Why Franck Ribery May Have Found A Fitting Farewell At Salernitana

In Salernitana, Ribery has found a club at which he may be able to once again play a key role for​
12:58, 09 Sep 2021

It’s Saturday 25 May 2013. Injury time is approaching in the Uefa Champions League final at Wembley. An extra 30 minutes looms, with Borussia Dortmund and Bayern Munich locked at 1-1. 

From a chipped ball through the centre, Franck Ribery controls with his thigh and spots Arjen Robben making a run alongside him. The Frenchman’s clever backheel takes a deflection off Lukasz Piszczek and runs into Robben’s path. Robben takes a couple of touches and then slides home the winner.

For the first time in his career, Ribery is a European champion.

Over in Salerno in southern Italy, Salernitana are celebrating having just been promoted for the second time in successive seasons following their 2011 reformation in the fifth tier. After years of financial troubles, including bankruptcy and eventual expulsion from the Italian football pyramid, the Granata are finally beginning to come out of the other side.

Of course, Ribery’s career since then has remained a glittering run of success. Another six league titles, three domestic cups and three Super Cups, a Club World Cup and a whole bunch of personal accolades came the way of the winger after that famous night at Wembley. One thing he didn’t win, though, was the Ballon d’Or. And it was a controversial result which denied him. 

Ribery was edged into third place in 2013 as the cult of personality around Cristiano Ronaldo and Lionel Messi hit its height. Ronaldo won the golden ball award having scored 55 goals in all competitions for Real Madrid in 2012-13 but won exactly zero trophies with Los Blancos. It was considered that the Portuguese’s wonderful hat-trick in a World Cup play-off against Sweden had tipped the scales in his favour, but even then Messi came in second after scoring 60 goals in a Barcelona team which won the league and cup double in Spain.

RiberyBallonjpg

The Frenchman, though, had been the key man behind Bayern’s treble success. He didn’t score many goals, but he was involved in all the biggest moments as FC Hollywood pipped a superb Dortmund side to the DFB-Pokal and Champions League and restricted them to second spot in the Bundesliga. This was the peak of his career, and for many watching on, his lack of Ballon d’Or recognition was a robbery.

Ribery and Robben had become a golden double act. Football’s on-field power couple. If Ribery didn’t get you, Robben would. Their fortunes generally ran in line with Bayern’s. They even left the club at the same time. Robben headed back to his roots at FC Groningen in 2019 while Ribery left the Allianz Arena that same summer for Fiorentina. 

After two moderately successful seasons at the Artemio Franchi, it was expected that 2021 would bring a retirement announcement from the 38-year-old. But he, and Salernitana, had other things in mind.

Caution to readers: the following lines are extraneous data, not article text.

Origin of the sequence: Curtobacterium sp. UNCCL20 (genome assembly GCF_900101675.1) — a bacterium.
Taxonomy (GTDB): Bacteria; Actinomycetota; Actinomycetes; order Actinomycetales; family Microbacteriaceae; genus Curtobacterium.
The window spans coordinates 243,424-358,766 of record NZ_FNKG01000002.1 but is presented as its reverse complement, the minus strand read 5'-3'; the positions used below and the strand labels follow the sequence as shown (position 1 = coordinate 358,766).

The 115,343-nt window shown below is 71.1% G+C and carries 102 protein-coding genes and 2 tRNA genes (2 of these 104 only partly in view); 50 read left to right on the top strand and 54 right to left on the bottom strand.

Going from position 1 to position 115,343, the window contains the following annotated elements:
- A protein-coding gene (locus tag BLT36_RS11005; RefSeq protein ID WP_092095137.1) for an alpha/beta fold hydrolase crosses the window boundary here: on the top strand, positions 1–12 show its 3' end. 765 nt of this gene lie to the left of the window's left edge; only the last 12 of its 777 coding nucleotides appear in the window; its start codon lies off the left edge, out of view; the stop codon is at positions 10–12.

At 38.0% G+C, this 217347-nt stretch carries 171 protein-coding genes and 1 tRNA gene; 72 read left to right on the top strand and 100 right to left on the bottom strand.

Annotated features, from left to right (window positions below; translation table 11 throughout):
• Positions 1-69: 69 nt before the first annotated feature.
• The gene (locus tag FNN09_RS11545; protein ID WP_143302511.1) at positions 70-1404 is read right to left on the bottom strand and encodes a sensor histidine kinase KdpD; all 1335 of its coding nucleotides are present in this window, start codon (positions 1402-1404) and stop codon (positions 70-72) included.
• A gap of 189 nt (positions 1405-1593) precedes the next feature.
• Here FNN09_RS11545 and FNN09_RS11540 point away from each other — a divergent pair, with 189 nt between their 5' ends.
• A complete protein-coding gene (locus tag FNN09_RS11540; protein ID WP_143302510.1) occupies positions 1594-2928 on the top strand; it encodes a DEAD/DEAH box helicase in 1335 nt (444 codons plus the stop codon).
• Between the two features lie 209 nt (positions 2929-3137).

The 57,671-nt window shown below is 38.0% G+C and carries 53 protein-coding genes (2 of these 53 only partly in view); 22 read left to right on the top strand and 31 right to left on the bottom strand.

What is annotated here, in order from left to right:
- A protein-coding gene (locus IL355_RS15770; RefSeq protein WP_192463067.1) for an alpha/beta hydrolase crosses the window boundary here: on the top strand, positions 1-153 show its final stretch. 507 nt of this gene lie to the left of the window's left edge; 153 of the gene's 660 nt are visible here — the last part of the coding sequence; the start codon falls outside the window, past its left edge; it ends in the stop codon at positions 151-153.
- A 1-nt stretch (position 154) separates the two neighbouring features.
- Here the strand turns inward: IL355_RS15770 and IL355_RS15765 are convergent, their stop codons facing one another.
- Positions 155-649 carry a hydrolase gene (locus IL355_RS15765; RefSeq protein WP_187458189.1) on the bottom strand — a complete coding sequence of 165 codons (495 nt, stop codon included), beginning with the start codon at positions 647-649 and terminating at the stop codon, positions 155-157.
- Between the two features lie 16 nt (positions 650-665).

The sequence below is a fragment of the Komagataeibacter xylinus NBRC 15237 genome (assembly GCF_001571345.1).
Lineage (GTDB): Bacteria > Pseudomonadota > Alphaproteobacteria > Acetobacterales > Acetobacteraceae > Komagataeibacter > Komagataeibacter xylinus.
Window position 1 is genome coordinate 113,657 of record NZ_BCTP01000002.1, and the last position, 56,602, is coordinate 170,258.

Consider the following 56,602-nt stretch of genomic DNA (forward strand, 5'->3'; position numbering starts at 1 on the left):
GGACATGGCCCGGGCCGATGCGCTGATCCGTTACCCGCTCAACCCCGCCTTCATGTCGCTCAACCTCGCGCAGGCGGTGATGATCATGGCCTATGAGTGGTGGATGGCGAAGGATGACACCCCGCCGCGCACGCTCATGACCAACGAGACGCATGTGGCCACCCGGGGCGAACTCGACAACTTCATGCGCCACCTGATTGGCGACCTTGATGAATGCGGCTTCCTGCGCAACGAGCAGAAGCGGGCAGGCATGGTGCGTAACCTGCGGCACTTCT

You see, while Ribery’s career had begun to wind down, Salernitana’s rise was gradually continuing. Their third promotion in four years in 2015 had led to them becoming Serie B regulars, and in 2020-21 they had appointed journeyman coach Fabrizio Castori to his 26th career managerial role, and his third stint in Salerno alone. The result was a phenomenally successful season, with a 3-0 win at Pescara on the final day of the campaign confirming their automatic promotion to Serie A.

After 23 troubled years away from the top flight, the last thing they needed was more off-the-field rancour, but there was a giant black cloud hanging over their promotion. Their owner, Claudio Lotito, also owned Lazio, and Italian football rules prohibit stakes in multiple clubs in the same division. Salernitana had 30 days to find a solution.

Soon after it was announced that Lotito was no longer on the scene at the Stadio Arechi, with a new sole director appointed to deal with the sale of the club and keep them on an even keel. Since then they have gone on a spending spree, snapping up 23 new players with Ribery the latest.

This might not be quite the swansong some would expect either, for his one-year deal worth around £1.2m also has the option of a second season, taking him up to the age of 40.

For some, a final farewell back at Bayern – who were reportedly interested in offering just that – may have been a more fitting end to Ribery’s career. But in Salernitana, Ribery has found a club at which he may be able to once again play a key role for.

Given the career he’s had and the lack of credit he has sometimes received, he deserves a fitting finale. And following the trials and tribulations Salernitana fans have been through, the thought of seeing Ribery working his magic for a couple of years might just make all the years of struggle worthwhile.

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